And in a travel advisory, the US Centers for Disease Control and Prevention, states there is “no [malaria] risk in Nairobi”.
A ‘Non-Urban’ Disease?
Whatever the causes, and the scientific wrangles, medical staff working in Kibera are having to tackle malaria. “Malaria is the leading disease we face,” says George Gecheo, clinical officer in Kibera’s Ushirika clinic. Nurse Dorah Nyanja, who works in Senye Medical Clinic in the slum’s Soweto Market, adds: “I am treating more people per day for malaria than any other condition.”
Malaria researcher Dr John Githure, head of the human health division of the African Insect Science for Food and Health Research Centre (ICIPE), told IRIN: “Malaria is traditionally considered a non-urban disease as its parasite is carried by mosquitoes that prefer hot, clean and sunny areas to cool and polluted cities.”
Malaria researcher Dr John Githure says that Nairobi was malaria-prone in the 1900s, when it had many swampy areas.
“It [malaria] is there,” adds Githure, “but not everywhere and the increase is not always obvious. It depends where you live.”
Githure says Nairobi was malaria-prone in the 1900s, when it had many swampy areas. “Over time, with colonial draining, stagnant water treatments, and the growth of the city, anopheles mosquitoes, those which carry the disease, left the area,” he says. “In the 1970s, when public health authorities started to crumble and treatments stopped being properly done, mosquitoes came back. However, it was mainly the Culex mosquito, as it is adapted to polluted water. It is not a malaria vector.”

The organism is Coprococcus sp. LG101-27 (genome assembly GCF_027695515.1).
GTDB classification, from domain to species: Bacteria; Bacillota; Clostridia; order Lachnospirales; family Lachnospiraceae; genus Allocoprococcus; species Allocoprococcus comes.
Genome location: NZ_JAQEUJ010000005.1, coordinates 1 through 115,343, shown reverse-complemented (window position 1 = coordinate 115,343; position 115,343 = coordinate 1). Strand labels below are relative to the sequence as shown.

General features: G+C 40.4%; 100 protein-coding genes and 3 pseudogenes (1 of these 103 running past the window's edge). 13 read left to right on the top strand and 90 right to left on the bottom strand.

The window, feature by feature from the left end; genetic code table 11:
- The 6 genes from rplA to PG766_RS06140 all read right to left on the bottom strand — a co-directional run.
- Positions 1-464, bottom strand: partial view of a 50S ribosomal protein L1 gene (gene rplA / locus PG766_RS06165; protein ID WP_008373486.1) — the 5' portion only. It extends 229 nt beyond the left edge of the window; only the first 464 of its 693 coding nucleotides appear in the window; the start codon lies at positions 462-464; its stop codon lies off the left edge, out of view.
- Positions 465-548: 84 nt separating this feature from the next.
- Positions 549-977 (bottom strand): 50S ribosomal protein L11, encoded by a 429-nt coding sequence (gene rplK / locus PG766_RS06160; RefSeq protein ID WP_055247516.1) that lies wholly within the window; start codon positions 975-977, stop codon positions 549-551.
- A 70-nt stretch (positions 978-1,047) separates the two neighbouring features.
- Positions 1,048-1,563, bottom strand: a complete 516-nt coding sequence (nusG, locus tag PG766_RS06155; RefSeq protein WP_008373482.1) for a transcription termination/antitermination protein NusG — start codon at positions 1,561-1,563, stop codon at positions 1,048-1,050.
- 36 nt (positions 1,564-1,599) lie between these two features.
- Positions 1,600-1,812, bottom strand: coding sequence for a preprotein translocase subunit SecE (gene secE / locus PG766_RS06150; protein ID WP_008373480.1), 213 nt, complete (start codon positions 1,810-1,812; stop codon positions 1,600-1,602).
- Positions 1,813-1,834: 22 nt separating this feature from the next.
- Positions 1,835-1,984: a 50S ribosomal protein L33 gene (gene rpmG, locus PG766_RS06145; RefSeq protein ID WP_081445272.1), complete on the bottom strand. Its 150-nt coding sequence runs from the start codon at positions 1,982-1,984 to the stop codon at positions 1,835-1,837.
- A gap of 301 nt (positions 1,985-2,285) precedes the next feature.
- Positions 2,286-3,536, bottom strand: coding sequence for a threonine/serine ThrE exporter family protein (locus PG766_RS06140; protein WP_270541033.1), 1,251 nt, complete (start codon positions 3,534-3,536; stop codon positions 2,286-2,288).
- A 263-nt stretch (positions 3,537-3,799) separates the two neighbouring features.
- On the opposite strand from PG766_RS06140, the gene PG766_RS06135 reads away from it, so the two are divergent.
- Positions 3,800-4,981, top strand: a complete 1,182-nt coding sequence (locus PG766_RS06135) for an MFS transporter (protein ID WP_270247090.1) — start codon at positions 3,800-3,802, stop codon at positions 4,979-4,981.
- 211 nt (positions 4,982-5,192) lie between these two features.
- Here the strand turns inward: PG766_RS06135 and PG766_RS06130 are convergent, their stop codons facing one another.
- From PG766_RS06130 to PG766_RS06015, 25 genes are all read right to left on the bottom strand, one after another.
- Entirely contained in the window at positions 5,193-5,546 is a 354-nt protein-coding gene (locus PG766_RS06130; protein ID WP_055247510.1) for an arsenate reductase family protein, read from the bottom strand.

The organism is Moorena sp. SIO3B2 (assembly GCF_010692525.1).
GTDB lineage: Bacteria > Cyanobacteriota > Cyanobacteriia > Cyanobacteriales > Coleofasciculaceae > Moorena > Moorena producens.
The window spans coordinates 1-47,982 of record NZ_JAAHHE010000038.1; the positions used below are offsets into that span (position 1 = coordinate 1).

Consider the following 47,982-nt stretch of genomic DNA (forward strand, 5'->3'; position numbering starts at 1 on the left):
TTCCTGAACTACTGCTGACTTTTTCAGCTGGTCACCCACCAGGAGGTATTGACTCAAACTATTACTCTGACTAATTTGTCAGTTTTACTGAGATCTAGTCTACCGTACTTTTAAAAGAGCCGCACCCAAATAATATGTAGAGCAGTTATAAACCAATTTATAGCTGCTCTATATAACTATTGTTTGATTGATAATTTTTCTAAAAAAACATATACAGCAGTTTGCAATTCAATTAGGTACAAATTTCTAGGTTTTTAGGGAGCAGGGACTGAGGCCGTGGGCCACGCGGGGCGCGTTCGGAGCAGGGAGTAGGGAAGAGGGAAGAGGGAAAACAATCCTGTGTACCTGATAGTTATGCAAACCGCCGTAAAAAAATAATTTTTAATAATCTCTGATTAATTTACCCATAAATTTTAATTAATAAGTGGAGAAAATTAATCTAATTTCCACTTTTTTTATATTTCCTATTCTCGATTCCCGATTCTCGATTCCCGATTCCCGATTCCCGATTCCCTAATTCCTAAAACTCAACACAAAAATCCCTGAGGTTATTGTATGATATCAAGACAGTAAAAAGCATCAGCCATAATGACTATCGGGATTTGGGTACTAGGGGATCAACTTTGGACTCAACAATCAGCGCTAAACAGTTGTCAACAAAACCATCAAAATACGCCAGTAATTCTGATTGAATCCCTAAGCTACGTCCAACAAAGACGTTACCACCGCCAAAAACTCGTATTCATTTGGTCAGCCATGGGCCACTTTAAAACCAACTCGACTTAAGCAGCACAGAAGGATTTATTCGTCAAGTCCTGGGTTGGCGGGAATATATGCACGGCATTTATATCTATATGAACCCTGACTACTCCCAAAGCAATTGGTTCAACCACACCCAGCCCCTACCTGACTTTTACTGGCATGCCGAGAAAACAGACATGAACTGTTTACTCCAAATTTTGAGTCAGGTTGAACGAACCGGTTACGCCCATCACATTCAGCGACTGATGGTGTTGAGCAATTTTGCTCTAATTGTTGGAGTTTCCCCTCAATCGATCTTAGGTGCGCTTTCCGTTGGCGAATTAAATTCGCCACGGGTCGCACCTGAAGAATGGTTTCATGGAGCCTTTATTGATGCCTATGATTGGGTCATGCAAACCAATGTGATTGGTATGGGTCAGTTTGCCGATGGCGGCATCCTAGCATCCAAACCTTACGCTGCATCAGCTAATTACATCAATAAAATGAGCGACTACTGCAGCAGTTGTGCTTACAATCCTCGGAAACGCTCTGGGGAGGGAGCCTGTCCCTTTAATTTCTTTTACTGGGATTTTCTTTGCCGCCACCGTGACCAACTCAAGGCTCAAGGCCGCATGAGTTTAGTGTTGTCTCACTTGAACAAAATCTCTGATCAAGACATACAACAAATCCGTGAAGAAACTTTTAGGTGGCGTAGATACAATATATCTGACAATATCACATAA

He says anopheles mosquitoes have returned, but only in small umbers. “Furthermore, anopheles need high temperatures to live and develop from the eggs to adult age. If temperatures are low, like in Nairobi, their development will take longer – two to three weeks instead of seven to 10 days. Coolness in Nairobi also delays the development of the parasite in the anopheles mosquito, which only lives for about a month.
“Moreover, the parasite is not transmitted through the eggs but through human blood. So anopheles need to grow up, bite a human who has contracted the disease and then bite another one for local transmission to take place in Nairobi.”
Githure also says the adaptive nature of the mosquito is a factor. “There still is a danger as temperatures continue to rise and anopheles can adapt to new environments. A minority have already adapted to polluted water, for example,” he adds.